Archived Story

Chasing news tips

Published 11:04am Saturday, November 5, 2011

Since long before “Deep Throat” brought down a president four decades ago, newspapers have relied on tipsters to uncover important stories.

At The Tidewater News, we’re grateful for the handful of reliable sources who regularly put us on to stories we might have otherwise missed. Tips come fast and furious during election season, and our news staff devotes considerable time to checking them out.

Some are easy. Public records are readily available to prove the veracity of the tip.

A couple of weeks ago, a letter writer alerted us of a Southampton County supervisor candidate’s history of drug convictions and prison time. It was easily and quickly confirmed in court records.

To his credit, Capron District candidate Bruce Phillips manned up and laid out his life story in a lengthy interview with Managing Editor Gwen Albers. Phillips’ powerful story of recovery and redemption will probably garner him more votes than his criminal past will cost him.

Herman Cain, the Republican presidential candidate whose campaign is in freefall over allegations of sexual harassment and his all-over-the-map response, could learn a lot from Bruce Phillips.

Phillips’ mistake was not putting the issue on the table from the get-go. He made a bad assumption that because his friends knew all about his past, everybody did. They didn’t. He was getting hammered in a whisper campaign that was costing him votes.

Had he told his story publicly the day he announced his candidacy, there would have been no whisper campaign. The facts would have been on the table.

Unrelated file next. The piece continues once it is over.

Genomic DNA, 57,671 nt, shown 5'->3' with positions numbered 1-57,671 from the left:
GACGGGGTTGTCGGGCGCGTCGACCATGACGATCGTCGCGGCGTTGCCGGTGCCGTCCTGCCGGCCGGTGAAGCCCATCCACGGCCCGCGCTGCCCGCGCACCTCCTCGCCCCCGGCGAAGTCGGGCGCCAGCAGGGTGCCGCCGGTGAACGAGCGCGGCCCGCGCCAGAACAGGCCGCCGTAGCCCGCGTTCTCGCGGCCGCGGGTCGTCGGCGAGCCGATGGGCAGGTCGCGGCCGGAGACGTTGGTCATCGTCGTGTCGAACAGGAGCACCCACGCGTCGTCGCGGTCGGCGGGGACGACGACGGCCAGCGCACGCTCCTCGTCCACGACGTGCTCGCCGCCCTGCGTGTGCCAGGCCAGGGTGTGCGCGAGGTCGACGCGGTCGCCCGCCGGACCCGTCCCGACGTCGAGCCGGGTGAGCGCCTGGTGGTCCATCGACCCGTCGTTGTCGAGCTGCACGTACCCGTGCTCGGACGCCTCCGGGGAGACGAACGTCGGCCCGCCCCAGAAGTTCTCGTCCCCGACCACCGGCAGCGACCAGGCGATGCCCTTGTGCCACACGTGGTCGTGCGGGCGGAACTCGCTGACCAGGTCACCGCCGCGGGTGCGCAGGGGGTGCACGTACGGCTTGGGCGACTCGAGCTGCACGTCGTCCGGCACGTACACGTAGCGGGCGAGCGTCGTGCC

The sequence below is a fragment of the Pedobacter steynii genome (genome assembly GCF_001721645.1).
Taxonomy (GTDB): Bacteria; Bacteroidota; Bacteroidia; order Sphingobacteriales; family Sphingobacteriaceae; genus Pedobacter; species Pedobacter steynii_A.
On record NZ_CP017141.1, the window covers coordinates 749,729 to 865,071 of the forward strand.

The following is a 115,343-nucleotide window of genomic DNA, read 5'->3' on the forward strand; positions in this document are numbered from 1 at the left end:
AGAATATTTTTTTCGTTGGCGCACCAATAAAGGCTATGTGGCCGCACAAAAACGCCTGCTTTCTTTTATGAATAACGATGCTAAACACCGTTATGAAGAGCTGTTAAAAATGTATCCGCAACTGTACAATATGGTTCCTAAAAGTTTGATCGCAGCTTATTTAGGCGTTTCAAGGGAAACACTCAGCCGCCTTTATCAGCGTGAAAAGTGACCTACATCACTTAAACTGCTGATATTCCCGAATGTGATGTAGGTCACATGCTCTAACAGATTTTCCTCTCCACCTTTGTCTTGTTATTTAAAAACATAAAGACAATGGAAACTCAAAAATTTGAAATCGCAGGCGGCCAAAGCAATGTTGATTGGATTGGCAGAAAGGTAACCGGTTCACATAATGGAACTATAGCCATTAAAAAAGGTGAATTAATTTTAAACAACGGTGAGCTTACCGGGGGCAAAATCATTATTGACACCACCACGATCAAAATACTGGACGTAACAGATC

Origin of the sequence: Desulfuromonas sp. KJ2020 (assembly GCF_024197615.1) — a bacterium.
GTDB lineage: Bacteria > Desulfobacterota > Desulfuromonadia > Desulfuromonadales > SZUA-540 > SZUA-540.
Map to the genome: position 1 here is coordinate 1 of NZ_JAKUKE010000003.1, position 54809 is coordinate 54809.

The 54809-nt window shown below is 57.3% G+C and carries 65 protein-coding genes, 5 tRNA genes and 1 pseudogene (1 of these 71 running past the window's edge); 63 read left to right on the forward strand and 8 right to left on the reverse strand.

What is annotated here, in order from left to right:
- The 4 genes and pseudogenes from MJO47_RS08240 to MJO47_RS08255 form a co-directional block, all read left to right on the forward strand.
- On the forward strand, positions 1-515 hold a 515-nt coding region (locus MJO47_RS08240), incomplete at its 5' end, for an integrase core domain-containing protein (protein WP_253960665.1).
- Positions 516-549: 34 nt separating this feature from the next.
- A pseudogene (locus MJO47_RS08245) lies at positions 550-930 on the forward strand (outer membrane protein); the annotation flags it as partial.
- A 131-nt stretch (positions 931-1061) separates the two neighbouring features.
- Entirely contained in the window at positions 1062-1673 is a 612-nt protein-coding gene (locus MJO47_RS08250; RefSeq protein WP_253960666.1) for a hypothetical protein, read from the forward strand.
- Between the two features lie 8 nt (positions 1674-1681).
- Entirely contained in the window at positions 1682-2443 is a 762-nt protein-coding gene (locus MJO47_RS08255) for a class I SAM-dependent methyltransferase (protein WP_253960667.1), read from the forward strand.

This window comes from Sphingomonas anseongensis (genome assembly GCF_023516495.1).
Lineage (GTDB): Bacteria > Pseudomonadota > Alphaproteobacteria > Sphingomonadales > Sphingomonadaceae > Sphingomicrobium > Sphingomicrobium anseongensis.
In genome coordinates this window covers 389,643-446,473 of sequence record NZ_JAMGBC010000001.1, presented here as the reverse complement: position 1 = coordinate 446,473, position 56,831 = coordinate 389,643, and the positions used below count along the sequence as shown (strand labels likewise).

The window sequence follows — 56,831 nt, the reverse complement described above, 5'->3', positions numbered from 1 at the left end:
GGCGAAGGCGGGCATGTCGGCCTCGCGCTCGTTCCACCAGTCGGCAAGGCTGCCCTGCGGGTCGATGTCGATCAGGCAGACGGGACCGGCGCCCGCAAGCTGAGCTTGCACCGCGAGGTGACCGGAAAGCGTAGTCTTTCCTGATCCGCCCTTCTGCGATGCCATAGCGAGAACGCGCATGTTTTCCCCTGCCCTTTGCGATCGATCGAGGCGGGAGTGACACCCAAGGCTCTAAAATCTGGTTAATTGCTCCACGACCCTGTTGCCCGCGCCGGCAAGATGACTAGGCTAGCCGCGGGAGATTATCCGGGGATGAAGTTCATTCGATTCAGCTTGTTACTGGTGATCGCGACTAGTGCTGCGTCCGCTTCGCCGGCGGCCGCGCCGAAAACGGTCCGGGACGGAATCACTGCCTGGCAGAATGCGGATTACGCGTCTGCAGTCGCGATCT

A little free advice for political candidates: Always control the message, lest it control you.

Some tips are harder to verify. The story we’ve devoted more time to pursuing than any other in recent months is the allegation made by Southampton County resident Ash Cutchin at a Board of Supervisors meeting last month: that a current county supervisor interfered with an industrial prospect’s attempts to build a facility in the county.

Our newspaper requires one of two things in order to report on an allegation of misconduct: written documentation or on-the-record confirmation from one or more people with direct knowledge of the matter. Rumor, innuendo and third-hand accounts aren’t good enough.

In the case of Cutchin’s allegation, which we were pursuing long before his remarks at the Board of Supervisors meeting, no written evidence exists, and the people who are in a position to know aren’t talking on the record.

We quizzed the supervisor, who denied it. We talked to the company, which had no comment. Neither did the county administrator, other supervisors, and economic-development officials.

There’s enough smoke to suggest a fire. The problem is that no one wants to spook a prospect who’s still actively considering our community. That’s an understandable reason for people in the know to stay quiet — for now.

Once the industrial prospect makes a final decision to build or not to build in Southampton County, the same officials who are declining comment now owe it to the citizens — and to the supervisor in question, for that matter — to confirm or refute Cutchin’s allegation.

It’s a serious one. Ideally, voters would know the truth before casting their ballots on Tuesday.

STEVE STEWART is publisher of The Tidewater News. His email address is steve.stewart@tidewaternews.com.

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